Jeanne Bessette

Every year I choose a new word to live by the following year. This year I chose open. (giggle) not sure what I was thinking because everything came flooding in. Experiences to open my thinking, my emotions my journey. Doors opened rapidly and in some cases I became really overwhelmed. But in the end as I reflect, the word could not have been more perfect. I became more open to new ideas and thoughts. I was offered opportunities to open my heart ( this continues) I opened my doors to others to step in and participate. Open…was quite something indeed. From my heart to yours…j1

I’m mostly interested in the essence of life rather than replicating what I’m seeing, which is why I paint in an abstract way and I consider my approach more intuitive than methodical as I am often responding to the last thing I put on the canvas. At some point something magical begins to emerge and I start to see where I need go. I layer and glaze and scratch and draw. I often scribble and scrape my way through to the layers underneath then glaze over and continue on when it is dry. My glazing techniques create a luminosity and depth in my paintings that make you feel like you could step into them. I love the way paint feels so I often paint with my fingers, sponges and rags. Finding paint under my fingernails at a dinner party is not uncommon for me. My friends don’t seem to mind.

I received my first art kit when I was four years old. I remember pretending I was a famous artist and I would hang my creations all over the house, so it
was no surprise to anyone when I was voted most artistic in my high school yearbook. I studied studio painting in college and tried to pursue my passion. However, the idea of painting for a living was somewhat discouraged, and I began to believe these externally implanted doubts from well-meaning people in my life. I went to photography school as a compromise and became a photographer. That seemed more acceptable to everyone including me for a while. As it turned out, that decision morphed into a very profitable career. I went on to own and operate a highly successful photography studio in New England for over a decade, won many awards and gained clients throughout the United States. My photography career was very rewarding, but there was always a small fire inside that was not being fed. So after thirteen years, I retired my camera for profit and picked up a paint brush. This time for real. It felt like home.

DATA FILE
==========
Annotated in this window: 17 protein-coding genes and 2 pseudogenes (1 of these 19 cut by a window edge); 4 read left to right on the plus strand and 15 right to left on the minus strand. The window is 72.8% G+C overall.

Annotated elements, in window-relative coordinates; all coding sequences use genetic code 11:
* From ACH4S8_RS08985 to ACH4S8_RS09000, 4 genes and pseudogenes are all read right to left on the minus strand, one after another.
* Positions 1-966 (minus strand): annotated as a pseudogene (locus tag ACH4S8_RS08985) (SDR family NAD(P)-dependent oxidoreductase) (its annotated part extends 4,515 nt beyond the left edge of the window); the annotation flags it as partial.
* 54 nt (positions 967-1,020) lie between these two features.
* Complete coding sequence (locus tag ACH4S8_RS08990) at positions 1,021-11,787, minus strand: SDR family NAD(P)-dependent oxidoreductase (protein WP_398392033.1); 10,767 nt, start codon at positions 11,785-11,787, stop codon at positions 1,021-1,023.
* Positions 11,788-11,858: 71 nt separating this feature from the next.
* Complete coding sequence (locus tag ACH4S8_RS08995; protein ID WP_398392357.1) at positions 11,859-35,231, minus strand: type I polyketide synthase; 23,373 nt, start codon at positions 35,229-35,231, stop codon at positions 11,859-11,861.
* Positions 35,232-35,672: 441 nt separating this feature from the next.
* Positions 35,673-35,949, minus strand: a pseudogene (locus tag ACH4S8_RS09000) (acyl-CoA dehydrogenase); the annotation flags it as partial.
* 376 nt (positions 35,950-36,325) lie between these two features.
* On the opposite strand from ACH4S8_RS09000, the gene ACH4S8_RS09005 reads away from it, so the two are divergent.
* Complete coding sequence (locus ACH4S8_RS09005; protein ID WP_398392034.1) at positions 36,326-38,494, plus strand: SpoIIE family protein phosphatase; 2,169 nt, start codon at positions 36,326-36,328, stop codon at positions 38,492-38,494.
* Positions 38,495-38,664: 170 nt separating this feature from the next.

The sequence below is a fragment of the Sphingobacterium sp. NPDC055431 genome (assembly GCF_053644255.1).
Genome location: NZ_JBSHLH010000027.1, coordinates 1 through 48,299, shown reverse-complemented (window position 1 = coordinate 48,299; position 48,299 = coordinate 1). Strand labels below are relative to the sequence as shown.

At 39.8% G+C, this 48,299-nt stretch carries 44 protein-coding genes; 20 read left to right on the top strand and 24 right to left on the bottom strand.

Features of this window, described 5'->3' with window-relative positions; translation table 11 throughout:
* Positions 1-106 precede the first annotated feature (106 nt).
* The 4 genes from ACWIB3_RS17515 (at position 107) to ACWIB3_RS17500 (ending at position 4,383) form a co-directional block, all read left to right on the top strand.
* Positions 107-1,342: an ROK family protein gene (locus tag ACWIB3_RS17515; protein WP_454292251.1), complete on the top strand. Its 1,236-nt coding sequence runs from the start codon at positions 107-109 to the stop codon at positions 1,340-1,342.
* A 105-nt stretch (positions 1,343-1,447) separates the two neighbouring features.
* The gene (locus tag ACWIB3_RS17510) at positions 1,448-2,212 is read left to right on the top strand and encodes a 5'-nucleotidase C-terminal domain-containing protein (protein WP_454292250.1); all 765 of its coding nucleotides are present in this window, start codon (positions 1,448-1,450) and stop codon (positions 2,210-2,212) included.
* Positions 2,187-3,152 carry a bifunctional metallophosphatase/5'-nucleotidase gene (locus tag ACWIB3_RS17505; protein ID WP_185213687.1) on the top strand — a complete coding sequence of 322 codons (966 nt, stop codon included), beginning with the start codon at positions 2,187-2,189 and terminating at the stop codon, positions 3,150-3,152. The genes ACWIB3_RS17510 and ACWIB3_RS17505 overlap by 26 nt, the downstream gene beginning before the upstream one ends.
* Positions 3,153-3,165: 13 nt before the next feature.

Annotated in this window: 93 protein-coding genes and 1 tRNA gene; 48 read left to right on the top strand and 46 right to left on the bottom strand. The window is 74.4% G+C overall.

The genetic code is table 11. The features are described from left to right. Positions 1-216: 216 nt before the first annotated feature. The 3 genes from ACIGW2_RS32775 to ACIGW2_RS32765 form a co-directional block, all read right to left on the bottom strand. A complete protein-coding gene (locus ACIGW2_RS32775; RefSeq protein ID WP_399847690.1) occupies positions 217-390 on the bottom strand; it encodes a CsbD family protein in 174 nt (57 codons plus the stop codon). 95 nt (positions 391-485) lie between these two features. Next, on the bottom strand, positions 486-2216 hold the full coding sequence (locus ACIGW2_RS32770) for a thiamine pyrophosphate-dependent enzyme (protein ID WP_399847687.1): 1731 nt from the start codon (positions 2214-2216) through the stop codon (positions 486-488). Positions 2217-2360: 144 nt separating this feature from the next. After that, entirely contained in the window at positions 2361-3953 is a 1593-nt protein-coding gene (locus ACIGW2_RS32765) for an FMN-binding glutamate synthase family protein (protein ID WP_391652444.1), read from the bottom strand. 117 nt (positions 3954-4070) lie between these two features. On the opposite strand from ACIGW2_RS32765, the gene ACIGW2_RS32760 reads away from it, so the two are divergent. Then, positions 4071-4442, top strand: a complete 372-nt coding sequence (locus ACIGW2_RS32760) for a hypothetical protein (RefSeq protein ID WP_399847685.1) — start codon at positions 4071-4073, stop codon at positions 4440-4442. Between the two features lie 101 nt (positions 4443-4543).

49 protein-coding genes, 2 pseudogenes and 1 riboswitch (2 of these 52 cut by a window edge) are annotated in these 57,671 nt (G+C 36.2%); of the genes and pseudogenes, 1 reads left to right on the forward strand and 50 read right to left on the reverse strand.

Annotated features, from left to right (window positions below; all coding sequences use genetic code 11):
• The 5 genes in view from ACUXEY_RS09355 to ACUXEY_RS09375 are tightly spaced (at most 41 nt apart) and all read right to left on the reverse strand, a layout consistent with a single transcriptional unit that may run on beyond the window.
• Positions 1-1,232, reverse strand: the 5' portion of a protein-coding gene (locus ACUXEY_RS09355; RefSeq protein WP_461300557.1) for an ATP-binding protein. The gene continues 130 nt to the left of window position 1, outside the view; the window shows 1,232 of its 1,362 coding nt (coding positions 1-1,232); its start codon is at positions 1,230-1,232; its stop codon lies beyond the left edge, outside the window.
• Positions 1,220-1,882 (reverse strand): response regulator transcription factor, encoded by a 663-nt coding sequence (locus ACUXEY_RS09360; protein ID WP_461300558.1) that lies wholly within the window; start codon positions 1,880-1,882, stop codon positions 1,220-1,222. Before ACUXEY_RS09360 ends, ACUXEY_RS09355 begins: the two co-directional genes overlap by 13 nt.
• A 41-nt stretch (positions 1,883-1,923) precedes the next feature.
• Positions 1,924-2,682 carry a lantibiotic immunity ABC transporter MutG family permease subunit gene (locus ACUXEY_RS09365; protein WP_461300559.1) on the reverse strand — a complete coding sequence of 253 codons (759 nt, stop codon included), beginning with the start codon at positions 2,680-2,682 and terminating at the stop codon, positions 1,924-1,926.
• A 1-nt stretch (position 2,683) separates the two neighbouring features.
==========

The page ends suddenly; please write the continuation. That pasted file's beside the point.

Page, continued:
Feeling too old for college life, I sought out master teachers who excelled in their field to relearn the tools of my true passion. Soon, I was accepted into
j2numerous juried exhibitions and offered solo shows. My experience as a photographer offers me the skills I need to see light and composition and I enjoy a powerful palette filled with layers and lots of color. I am now enjoying continued success and acceptance by a new clientele as well as the fine art community. I continue to study with some of the best artists in the world as I feel we can never stop growing. It is a journey that will last a lifetime.
I am the luckiest person in the world to be able to paint every day. Don’t let anyone steal your dream.

As each canvas comes alive with color, I crank up the music, layer paint with scraps and medium, then varnish, then paint, then varnish. Up to 10 layers of my own secret glazing formula gives me the depth and translucency I’m looking for.Each wash of varnish becomes a windowpane so the light can come inside the heart of the painting. The whole process is a meditative, jazzy madness with controlled surprises and big body movement and lots of out loud conversation between the paintings and me.
Like when you lose the time driving home from the grocery store – suddenly you are at your destination and you’re not quite sure how you got there. I love that place where I am in a deep sense of connection to that source of our very essence.

That is where the magic is.

 

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